Most genetic diseases are determined by the status of the two copies of a gene, one received from the father and one from the mother. Recessive genetic disorders occur when an individual inherits two copies of an abnormal gene for the same trait, one from each parent. If an individual inherits one normal gene and one gene for the disease, the person will be a carrier for the disease but usually will not show symptoms. The risk for two carrier parents to both pass the altered gene and have an affected child is 25% with each pregnancy. The risk to have a child who is a carrier like the parents is 50% with each pregnancy. The chance for a child to receive normal genes from both parents is 25%. The risk is the same for males and females.
Parents who are close relatives (consanguineous) have a higher chance than unrelated parents to both carry the same abnormal gene, which increases the risk to have children with a recessive genetic disorder.
STWS has a very low prevalence of <1 out of 1,000,000. However, the disease is relatively common in the United Arab Emirates with a prevalence of 1 out of 20,000 births, owing to the fact that parents are often closely related by blood (consanguineous). STWS affects males and females in equal numbers. Patients with STWS often go unrecognized making it difficult to determine the true frequency of the disorder in the general population. STWS was first described in the medical literature in 1971.
STWS is usually diagnosed based on clinical and radiological findings after birth. A detailed patient history is taken into account. Radiological images show the telltale congenital contractures, bowed long bones, decreased bone density, and other abnormal patterns. Genetic testing for mutations in the LIFR gene can confirm a STWS diagnosis. At least one child with STWS was diagnosed before birth (antenatally) by fetal ultrasound during the late second or third trimester. In fetal ultrasound, sound waves are used to create an image of the developing fetus.
The treatment of STWS currently involves treatment of the symptoms of each patient. This might include prevention of choking while eating via a tube that connects the nose to the stomach for feeding (nasogastric tube), prevention of inhaling food on accident (lung aspiration), or physiotherapy and/or surgery to correct bone malformations. However, it should be noted that due to the tendency of affected individuals to have episodes of hyperthermia, use of anesthesia for procedures should be treated with extreme caution. Other treatment to consider would be for eye protection to prevent vision loss.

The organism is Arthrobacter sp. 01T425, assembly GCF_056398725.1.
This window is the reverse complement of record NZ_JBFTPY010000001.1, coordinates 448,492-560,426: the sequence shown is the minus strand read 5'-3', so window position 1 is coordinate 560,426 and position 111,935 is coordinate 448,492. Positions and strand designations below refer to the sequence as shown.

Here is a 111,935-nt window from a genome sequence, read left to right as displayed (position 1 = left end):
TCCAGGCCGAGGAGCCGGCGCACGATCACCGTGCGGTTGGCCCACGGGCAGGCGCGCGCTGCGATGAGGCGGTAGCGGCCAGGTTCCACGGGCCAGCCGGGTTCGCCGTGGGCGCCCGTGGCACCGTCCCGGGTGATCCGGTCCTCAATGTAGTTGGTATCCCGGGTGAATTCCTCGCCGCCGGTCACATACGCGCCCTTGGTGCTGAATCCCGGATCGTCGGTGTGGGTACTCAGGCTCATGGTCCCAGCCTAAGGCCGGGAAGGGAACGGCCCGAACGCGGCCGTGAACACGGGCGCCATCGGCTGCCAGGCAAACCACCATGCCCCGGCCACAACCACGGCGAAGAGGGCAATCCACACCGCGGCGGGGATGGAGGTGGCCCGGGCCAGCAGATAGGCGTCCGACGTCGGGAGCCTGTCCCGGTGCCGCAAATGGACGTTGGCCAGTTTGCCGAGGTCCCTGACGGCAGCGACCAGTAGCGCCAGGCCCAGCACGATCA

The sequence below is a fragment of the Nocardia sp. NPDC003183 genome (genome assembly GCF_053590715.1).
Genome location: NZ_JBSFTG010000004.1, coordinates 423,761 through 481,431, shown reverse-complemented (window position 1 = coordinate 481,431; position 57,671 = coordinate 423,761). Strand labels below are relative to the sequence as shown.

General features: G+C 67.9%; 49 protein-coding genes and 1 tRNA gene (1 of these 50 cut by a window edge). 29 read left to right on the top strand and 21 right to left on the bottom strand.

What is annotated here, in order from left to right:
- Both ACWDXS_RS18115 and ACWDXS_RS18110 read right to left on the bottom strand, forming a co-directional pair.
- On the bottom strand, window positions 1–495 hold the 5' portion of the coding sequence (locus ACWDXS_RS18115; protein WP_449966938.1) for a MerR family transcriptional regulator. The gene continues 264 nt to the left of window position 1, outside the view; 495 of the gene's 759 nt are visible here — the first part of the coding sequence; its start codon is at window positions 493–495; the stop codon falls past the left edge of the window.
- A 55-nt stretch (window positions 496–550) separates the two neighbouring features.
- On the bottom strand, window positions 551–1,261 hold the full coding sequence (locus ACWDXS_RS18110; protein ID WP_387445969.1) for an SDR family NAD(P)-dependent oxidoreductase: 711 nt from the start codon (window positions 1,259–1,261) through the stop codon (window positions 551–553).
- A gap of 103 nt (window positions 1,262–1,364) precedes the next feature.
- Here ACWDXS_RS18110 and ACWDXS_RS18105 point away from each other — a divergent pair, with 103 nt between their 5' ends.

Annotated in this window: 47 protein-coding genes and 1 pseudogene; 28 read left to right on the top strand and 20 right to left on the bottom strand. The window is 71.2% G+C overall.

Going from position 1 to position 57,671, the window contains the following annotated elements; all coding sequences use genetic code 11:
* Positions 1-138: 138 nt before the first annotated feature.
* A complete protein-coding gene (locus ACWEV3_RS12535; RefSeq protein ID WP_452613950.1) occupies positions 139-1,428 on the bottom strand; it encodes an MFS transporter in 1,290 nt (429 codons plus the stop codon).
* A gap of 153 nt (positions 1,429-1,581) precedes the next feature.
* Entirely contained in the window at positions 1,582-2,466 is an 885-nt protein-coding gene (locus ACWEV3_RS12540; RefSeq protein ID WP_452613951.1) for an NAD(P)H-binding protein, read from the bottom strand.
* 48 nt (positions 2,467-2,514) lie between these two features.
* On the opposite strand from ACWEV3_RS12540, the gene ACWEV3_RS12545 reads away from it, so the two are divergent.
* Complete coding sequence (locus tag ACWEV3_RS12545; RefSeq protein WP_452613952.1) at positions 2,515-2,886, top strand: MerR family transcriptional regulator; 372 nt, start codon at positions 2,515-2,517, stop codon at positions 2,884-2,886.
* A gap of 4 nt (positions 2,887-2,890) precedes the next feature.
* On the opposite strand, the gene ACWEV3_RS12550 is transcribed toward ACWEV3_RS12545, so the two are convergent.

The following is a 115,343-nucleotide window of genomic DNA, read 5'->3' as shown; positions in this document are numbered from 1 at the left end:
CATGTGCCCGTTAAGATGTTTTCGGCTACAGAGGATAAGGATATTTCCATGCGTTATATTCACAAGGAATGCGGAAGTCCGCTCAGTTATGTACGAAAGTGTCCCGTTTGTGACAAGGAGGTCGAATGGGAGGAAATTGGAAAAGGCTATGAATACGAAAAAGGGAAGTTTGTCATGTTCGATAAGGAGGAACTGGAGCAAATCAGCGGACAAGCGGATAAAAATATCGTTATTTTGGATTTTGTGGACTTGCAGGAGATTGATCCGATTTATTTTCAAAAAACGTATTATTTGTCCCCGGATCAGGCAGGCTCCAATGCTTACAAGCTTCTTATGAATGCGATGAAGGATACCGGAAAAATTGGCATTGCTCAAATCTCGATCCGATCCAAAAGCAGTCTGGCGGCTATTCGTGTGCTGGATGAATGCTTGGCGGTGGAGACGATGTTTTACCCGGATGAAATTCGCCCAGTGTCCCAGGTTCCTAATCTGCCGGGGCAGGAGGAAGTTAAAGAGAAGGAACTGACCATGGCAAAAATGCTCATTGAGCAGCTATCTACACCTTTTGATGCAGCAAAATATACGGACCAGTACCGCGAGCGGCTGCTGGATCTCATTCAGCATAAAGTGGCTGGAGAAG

Genetic counseling is recommended for affected individuals and their families. Other treatment is symptomatic and supportive.
Information on current clinical trials is posted on the Internet at https://clinicaltrials.gov/ All studies receiving U.S. Government funding, and some supported by private industry, are posted on this government web site.
For information about clinical trials being conducted at the NIH Clinical Center in Bethesda, MD, contact the NIH Patient Recruitment Office:
Tollfree: (800) 411-1222
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Some current clinical trials also are posted on the following page on the NORD website:
For information about clinical trials sponsored by private sources, contact:
For information about clinical trials conducted in Europe, contact:
Please note that some of these organizations may provide information concerning certain conditions potentially associated with this disorder.
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Occipital Horn Syndrome. Orphanet. Last update: May 2011. http://www.orpha.net/consor/cgi-bin/Disease_Search.php?lng=EN&data_id=7035&Disease_Disease_Search_diseaseGroup=Ehlers-Danlos-syndrome-type-IX&Disease_Disease_Search_diseaseType=Pat&Disease(s)/group%20of%20diseases=Occipital-horn-syndrome&title=Occipital-horn-syndrome&search=Disease_Search_Simple. Accessed Feb. 1, 2018.
Autosomal Dominant Larsen Syndrome. Orphanet. Last update: July 2013. http://www.orpha.net/consor/cgi-bin/Disease_Search.php?lng=EN&data_id=3716&Disease_Disease_Search_diseaseGroup=larsen-syndrome&Disease_Disease_Search_diseaseType=Pat&Disease(s)/group%20of%20diseases=Autosomal-dominant-Larsen-syndrome&title=Autosomal-dominant-Larsen-syndrome&search=Disease_Search_Simple. Accessed Feb. 1, 2018.
Rawlings JS, Rosler KM, Harrison DA. The JAK/STAT signaling pathway. Journal of Cell Science 2004;117:1281-1283; doi: 10.1242/jcs.00963 http://jcs.biologists.org/content/117/8/1281 Accessed Feb. 1, 2018.